The Melbourne Symphony Orchestra this year presented a Beethoven Festival concentrating on the piano concertos, by definition a shorter season then when they presented all nine symphonies in 2011.
However, the orchestra has been rewarded with strong bookings for all five concertos. Further, the programming has been imaginative: generally each concerto has a contemporaneous work to begin (mainly Haydn) and a later work to follow it, and the varied notes for each program show the connection between them.
The conductor for all five concertos is Douglas Boyd, and the all-important pianist Paul Lewis. With evident rapport with the MSO these choices were vindicated, certainly on the night I visited Hamer Hall to hear my favourite of the five concertos, Number Four.
The first work was by Mozart’s contemporary, Haydn, the Symphony number 103, nicknamed the Drumroll. It was unashamedly a curtain-raiser for the Beethoven but, unusually, it began with an adagio. A solo cello articulated the theme before the winds and delicate violins paved the way for a full tutti engagement. Also somewhat unusually, the movement then moved to a spirited Allegro, dance-like in its energy, with the orchestra apparently getting into the spirit of things.
It took a surprisingly long time for the audience to settle after this first movement, but at last there was enough silence for the solemn, but not laboured, Andante. The violins provided a quite delicate lead, although there was a march style interlude, which was stirring. Leader of the orchestra Dale Barthrop, obliged with a solo that seemed a variation of the first theme. Again, mid-movement, the mood changed to an emphatic one, with drums and brass delivering a climax that carried the music through to the end of the work.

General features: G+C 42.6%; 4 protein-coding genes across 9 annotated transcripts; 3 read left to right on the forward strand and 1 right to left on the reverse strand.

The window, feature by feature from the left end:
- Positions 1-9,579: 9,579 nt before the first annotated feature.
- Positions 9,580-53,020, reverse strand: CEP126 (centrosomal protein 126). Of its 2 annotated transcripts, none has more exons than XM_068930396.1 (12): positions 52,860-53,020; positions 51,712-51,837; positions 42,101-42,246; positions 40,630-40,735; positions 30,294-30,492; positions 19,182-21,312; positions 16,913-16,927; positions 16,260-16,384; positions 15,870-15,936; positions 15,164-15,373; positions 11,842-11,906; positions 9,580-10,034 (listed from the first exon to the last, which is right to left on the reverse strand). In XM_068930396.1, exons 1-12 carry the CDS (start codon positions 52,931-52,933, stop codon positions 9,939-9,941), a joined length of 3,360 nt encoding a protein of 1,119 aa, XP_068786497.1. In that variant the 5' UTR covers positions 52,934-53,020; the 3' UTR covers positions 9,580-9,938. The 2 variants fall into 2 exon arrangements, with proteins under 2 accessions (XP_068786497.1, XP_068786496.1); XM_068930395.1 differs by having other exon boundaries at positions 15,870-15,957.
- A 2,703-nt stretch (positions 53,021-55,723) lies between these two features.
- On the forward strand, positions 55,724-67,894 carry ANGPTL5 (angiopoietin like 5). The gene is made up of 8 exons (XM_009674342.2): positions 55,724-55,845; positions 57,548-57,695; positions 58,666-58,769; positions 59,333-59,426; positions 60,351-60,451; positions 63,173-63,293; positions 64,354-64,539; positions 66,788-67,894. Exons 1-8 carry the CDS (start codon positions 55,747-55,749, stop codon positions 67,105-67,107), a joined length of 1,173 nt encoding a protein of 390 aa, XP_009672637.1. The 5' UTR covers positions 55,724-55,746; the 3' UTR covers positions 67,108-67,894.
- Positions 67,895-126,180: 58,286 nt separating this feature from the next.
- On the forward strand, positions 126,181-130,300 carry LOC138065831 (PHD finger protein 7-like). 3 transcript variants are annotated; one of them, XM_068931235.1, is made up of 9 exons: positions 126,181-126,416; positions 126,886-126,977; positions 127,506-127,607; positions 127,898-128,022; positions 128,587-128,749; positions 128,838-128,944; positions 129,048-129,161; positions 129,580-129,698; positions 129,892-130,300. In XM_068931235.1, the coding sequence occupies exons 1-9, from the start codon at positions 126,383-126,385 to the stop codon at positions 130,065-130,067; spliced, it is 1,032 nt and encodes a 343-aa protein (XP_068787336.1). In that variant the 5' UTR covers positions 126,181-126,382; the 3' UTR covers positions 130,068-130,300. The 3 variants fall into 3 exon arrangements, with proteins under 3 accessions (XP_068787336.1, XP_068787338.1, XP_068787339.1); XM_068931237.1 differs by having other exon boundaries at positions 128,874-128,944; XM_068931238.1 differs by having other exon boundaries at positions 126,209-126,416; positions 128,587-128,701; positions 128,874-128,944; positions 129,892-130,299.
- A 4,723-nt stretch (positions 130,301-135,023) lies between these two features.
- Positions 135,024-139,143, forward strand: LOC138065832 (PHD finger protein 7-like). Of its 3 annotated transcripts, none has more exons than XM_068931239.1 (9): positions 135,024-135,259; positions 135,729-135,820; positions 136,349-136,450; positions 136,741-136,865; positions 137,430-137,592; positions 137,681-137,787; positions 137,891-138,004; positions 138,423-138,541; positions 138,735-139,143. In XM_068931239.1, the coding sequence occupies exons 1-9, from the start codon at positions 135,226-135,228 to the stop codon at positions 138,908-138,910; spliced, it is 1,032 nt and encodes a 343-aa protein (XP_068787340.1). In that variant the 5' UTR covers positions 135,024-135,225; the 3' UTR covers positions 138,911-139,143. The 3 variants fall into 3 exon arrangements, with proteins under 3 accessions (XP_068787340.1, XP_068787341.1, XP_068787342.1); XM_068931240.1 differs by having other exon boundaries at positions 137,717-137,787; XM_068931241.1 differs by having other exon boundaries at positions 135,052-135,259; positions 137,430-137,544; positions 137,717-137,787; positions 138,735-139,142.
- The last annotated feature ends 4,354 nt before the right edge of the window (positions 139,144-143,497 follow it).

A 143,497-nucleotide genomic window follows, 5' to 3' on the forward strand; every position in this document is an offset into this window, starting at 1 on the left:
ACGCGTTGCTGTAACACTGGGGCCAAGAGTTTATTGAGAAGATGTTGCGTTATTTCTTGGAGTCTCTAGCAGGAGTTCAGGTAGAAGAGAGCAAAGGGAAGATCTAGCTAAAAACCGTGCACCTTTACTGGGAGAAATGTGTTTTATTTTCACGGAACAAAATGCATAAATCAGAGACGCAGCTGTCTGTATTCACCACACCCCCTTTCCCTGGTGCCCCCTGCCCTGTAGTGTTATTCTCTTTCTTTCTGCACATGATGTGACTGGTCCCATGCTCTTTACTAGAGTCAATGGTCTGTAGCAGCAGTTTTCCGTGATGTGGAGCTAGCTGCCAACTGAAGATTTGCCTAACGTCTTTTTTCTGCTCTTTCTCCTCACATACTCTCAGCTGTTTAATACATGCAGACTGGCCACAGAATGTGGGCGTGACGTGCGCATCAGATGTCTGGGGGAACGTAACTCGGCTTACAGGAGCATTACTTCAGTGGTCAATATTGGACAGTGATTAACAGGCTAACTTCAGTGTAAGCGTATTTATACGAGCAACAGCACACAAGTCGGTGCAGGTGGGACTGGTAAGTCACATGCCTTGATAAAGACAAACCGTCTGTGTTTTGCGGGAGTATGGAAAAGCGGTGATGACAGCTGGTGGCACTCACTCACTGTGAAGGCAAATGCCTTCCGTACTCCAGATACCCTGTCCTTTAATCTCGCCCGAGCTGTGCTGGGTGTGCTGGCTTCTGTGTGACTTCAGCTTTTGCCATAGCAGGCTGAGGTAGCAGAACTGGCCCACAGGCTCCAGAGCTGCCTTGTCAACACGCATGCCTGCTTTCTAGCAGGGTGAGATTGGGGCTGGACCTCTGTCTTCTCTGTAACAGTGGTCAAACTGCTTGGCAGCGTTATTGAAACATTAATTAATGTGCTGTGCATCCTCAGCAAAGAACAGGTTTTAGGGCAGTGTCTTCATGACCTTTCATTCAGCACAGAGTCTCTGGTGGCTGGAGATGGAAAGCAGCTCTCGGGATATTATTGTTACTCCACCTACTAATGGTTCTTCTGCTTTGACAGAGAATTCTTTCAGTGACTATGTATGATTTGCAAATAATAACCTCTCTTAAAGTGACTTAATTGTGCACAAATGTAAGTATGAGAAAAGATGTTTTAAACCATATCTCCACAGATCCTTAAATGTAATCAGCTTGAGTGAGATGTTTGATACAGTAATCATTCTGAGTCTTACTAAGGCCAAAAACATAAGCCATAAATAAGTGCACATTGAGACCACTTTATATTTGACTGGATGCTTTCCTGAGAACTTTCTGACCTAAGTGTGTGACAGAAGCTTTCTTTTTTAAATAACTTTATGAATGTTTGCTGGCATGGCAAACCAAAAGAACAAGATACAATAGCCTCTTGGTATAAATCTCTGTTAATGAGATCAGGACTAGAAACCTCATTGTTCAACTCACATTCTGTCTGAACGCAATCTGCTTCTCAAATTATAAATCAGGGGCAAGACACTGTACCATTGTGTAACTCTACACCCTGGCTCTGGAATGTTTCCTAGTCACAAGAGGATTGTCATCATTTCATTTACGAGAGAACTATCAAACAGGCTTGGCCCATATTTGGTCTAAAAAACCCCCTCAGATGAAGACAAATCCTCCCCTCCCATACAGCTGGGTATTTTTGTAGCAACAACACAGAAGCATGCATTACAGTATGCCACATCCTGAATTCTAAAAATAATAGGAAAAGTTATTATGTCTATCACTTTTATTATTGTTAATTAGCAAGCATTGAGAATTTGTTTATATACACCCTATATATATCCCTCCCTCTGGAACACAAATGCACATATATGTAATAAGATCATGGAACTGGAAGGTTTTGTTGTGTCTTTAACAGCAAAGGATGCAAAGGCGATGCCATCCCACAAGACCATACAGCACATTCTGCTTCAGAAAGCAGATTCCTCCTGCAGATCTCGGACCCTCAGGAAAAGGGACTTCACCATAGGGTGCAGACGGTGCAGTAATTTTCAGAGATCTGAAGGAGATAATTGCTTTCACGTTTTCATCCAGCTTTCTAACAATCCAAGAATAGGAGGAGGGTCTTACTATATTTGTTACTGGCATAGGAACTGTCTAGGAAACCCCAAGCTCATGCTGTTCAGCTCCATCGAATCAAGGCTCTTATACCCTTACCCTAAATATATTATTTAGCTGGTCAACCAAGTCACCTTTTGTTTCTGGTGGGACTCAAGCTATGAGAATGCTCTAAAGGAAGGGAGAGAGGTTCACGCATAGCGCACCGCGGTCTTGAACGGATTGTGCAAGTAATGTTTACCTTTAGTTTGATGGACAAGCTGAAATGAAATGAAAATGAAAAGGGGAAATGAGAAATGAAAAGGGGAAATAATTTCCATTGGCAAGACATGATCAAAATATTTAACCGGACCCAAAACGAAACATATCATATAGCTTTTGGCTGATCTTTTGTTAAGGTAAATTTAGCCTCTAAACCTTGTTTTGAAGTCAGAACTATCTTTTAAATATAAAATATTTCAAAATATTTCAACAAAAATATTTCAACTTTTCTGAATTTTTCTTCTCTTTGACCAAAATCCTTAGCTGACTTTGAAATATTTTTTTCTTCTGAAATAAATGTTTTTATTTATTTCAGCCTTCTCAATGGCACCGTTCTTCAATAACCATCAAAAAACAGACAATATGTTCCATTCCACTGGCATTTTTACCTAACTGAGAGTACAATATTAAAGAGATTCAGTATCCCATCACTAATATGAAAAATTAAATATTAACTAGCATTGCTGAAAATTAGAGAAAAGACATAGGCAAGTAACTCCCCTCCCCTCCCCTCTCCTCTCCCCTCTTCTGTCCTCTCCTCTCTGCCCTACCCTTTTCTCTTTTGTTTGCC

The central work – Beethoven’s fourth piano concerto, was first performed in 1807, but apparently obscure until its revival in 1836 by Mendelssohn. Paul Lewis’s personal style is unassuming (despite his undeniable good looks), but the Concerto itself insists on attention to the pianist. The soloist begins the work with repeated chords and gentle arpeggio, a unique opening to a Beethoven concerto. Although the orchestra develops the theme that has been introduced it never quite takes over from the soloist in importance. Fortunately, under Boyd’s conducting the MSO seemed content to play beautifully but not showily so that Lewis’s performance was always on centre stage.
And what a performance it was! Whether in partnership with the winds – such as Prue Davis on flute and Jeff Crellin playing the oboe – or with a full orchestra, Lewis was undeniably the centre of attention. Ironically unlike many others in his profession, Lewis is a modest performer, which makes his brilliant command of the piano all the more noteworthy. Because the concerto is not loud for much of its length, the pianist’s technical prowess can be missed, especially if the listener does not have the privilege of seeing his hands.
Before the first movement was even finished, Lewis had delivered brilliant trills, arpeggios and runs, across the full extent of the keyboard. Often the dynamics marking is soft or moderately soft, so that this mastery can be lost. But the clarity and beauty of sound win through, so that each movement has its own delights. One of these was the cadenza for the first movement. It was introspective and clever, gradually building a complexity and ultimately involving the whole orchestra, the pizzicato sound supporting what Lewis was doing.
The second movement was the orchestra’s to open this time, a dotted rhythm being a feature of the introduction. The piano entry came soon and was contrasting and quite hymn-like in its solemn chords. Lewis’s s touch was both calm and virtuosic, no small feat! But it was the final movement Rondo (Vivace) that set a pattern of technical fireworks, Lewis adding fast chromatic scales to the repertoire, with a cheeky edge at times.
In the end the orchestra became the accompaniment, as Beethoven gave the piano the task of embellishing the iteration of the theme. Lewis was only too happy to oblige, maintaining however a graceful understated air even when the audience recognised that they were witnessing technical brilliance. An encore, said to be by Brahms, with the emphasis this time on sheer lyricism, rounded off a memorable performance – even in a week crowded with fine music.
Editor’s note: The final work on the program was Schoenberg’s Transfigured Night. I have already confessed to a partiality for the Beethoven and chose to leave the concert hall with that ringing in my ears.
Not surprisingly, all reports are that the MSO went on to perform the Schoenberg to the satisfaction of an audience already pleased with what they had heard in the first part of the concert.